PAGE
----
Woman accused of faking own abduction to cover up dropping out of college may owe $11,500 for search
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Featured Image Credit: PA State Police/KDKA Pittsburgh
A woman accused of faking her own abduction could face a heavy fine.
Chloe Stein, from Jeannette, Pennsylvania, set off a state-wide search earlier this month when she was reported missing.
The 23-year-old was last seen leaving work at 10.30pm on 1 May, with her boyfriend the last to hear from her via text just half-an-hour later.
Stein's message indicated that she was being pulled over.
Police said they were called on 2 May after her boyfriend and a pal found her car on Radebaugh Road under Route 66 in Greensburg.
Emergency services spent several hours searching the area for Stein, using dogs and a helicopter.
They eventually found Stein during their search later that day after she turned up at a neighbor's house.
She told police that she had been bound and held at gunpoint before being eventually let go.
However, Stein later admitted that she had fabricated the story and had actually been hiding out in a garage behind her house.
According to the cops, a possible reason for her disappearing was that Stein's pals were excited about her graduating from university.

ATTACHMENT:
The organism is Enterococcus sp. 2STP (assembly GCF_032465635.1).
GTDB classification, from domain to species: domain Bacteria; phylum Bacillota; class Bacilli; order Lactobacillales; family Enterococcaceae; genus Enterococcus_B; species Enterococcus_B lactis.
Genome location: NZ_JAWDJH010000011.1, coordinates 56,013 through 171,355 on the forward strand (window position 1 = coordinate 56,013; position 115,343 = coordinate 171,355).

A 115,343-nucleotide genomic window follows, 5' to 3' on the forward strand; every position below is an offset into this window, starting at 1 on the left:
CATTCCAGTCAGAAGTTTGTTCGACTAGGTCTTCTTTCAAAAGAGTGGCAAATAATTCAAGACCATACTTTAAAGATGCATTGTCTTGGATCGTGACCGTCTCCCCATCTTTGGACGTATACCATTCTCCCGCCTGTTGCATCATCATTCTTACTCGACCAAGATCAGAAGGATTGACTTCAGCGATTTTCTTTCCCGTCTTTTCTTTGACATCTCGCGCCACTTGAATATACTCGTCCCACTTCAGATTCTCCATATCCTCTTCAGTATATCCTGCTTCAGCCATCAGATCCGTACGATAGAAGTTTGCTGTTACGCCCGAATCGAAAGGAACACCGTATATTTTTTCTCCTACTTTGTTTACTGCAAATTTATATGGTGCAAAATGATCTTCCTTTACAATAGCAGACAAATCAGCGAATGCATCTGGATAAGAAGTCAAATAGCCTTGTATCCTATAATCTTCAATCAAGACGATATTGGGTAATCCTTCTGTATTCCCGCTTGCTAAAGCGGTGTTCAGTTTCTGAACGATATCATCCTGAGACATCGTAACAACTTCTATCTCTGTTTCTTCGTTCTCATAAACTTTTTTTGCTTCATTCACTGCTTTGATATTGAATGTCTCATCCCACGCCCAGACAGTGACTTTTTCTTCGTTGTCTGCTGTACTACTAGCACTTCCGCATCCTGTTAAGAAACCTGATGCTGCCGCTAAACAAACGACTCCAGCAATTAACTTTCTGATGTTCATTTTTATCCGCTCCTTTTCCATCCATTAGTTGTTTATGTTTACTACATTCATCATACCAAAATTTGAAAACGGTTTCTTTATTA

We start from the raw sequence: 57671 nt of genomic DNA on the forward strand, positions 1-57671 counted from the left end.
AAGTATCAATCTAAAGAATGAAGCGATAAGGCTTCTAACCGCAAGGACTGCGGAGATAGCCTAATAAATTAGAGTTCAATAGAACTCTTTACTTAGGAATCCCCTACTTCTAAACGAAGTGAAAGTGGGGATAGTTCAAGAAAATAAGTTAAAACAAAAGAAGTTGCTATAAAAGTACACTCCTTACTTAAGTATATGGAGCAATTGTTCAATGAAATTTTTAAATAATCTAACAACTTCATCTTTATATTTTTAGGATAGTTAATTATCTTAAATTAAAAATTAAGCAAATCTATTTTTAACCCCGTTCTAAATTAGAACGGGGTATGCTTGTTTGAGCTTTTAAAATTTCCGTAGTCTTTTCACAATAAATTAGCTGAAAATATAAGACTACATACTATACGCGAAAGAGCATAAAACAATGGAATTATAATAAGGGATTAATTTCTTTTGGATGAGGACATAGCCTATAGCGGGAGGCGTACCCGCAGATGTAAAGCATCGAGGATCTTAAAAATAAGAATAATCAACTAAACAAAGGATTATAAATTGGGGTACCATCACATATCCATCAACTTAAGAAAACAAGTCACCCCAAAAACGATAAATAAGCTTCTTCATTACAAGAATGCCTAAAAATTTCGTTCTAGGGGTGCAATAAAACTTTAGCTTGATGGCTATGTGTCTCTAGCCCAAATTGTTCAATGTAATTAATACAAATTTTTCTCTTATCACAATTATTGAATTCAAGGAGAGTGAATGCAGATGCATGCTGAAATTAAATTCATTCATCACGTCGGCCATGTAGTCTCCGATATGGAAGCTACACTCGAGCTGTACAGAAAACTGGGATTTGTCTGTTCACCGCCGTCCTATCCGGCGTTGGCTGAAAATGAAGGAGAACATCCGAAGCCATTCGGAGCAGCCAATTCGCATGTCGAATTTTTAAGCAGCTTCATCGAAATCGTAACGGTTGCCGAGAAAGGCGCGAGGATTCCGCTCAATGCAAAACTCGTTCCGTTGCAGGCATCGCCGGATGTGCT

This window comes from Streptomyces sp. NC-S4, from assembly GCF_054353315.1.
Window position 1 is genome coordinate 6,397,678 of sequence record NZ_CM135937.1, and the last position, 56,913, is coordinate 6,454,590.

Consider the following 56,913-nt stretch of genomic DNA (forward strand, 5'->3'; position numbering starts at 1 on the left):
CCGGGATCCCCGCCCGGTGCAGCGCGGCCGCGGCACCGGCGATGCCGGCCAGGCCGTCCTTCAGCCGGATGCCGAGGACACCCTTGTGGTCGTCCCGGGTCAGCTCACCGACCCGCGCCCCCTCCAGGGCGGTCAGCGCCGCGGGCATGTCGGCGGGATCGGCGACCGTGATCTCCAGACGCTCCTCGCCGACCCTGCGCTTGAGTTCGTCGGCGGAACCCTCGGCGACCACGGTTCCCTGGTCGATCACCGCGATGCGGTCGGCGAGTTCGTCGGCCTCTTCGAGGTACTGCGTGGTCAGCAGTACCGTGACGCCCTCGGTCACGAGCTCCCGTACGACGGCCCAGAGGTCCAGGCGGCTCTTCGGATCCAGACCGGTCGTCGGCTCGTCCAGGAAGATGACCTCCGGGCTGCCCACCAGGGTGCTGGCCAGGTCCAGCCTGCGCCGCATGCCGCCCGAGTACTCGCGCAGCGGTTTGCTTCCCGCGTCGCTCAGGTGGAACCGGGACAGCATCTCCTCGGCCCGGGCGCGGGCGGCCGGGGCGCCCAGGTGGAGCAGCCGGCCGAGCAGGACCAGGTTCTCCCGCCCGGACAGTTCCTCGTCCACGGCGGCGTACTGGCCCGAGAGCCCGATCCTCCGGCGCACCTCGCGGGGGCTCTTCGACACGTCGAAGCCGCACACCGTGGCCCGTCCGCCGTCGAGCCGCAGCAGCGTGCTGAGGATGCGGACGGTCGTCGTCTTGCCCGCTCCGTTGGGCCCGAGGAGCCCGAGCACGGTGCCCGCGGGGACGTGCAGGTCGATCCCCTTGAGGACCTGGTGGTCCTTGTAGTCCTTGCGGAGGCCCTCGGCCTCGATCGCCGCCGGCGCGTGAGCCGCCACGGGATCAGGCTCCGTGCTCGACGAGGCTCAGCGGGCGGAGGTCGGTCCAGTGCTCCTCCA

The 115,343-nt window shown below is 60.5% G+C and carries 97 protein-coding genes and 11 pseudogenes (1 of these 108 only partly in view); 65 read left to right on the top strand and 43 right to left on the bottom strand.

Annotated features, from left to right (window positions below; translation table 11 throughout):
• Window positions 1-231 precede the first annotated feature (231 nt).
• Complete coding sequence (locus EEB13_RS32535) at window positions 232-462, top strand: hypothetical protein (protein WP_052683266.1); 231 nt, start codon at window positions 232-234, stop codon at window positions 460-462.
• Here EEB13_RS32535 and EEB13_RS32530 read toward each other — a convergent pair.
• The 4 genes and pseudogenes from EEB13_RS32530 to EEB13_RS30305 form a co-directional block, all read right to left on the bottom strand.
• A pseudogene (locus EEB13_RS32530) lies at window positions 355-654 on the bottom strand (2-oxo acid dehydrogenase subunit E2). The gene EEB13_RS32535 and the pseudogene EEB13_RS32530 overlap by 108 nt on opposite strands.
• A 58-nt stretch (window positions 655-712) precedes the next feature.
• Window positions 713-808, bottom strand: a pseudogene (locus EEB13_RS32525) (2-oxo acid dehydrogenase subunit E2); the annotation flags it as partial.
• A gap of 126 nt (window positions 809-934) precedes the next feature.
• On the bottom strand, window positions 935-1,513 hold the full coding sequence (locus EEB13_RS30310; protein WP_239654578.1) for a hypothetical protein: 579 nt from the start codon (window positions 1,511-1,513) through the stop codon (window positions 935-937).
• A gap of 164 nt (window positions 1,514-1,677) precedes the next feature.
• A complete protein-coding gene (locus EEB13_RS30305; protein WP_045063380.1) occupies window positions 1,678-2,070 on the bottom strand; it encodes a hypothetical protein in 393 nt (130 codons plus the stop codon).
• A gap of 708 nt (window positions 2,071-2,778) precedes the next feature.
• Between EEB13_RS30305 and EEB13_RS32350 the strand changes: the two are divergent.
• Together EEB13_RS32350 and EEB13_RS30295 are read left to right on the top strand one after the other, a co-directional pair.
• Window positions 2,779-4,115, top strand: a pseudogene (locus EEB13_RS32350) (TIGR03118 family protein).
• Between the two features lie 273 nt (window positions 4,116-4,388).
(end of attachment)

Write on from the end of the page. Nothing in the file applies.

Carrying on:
But staff at Penn State Greater Allegheny told the authorities that she had not been to class for over a year.
She was later charged with false alarm to agency of public safety, false reports, obstruction of administration of law and other governmental functions, and disorderly conduct.
And this week, Stein waived her right to a preliminary hearing after lawyers negotiated a tentative agreement.
If the deal is approved by a judge, she will enter a program for first-time, nonviolent offenders, which if she completes, could see her have the record cleared.
Stein could also be ordered to pay back nearly $11,500 in costs for the huge search.
Speaking about the search, Trooper Tristan Tappe said: "We were experiencing severe inclement weather that day.
"At that time, that helicopter should not have been flown in the air and we had a corporal from the Aviation Unit, without hesitation, went up in the air searching for her. It just goes to show … the community and the resources exhausted — we would do it again.”
Stein's lawyer said she was hoping to put the incident behind her.
"It was a very difficult and tumultuous situation and I’m glad that we have some resolve for this situation," said Phil DiLucente.
"We’re trying to put this in her past, she’s going to have a very bright future."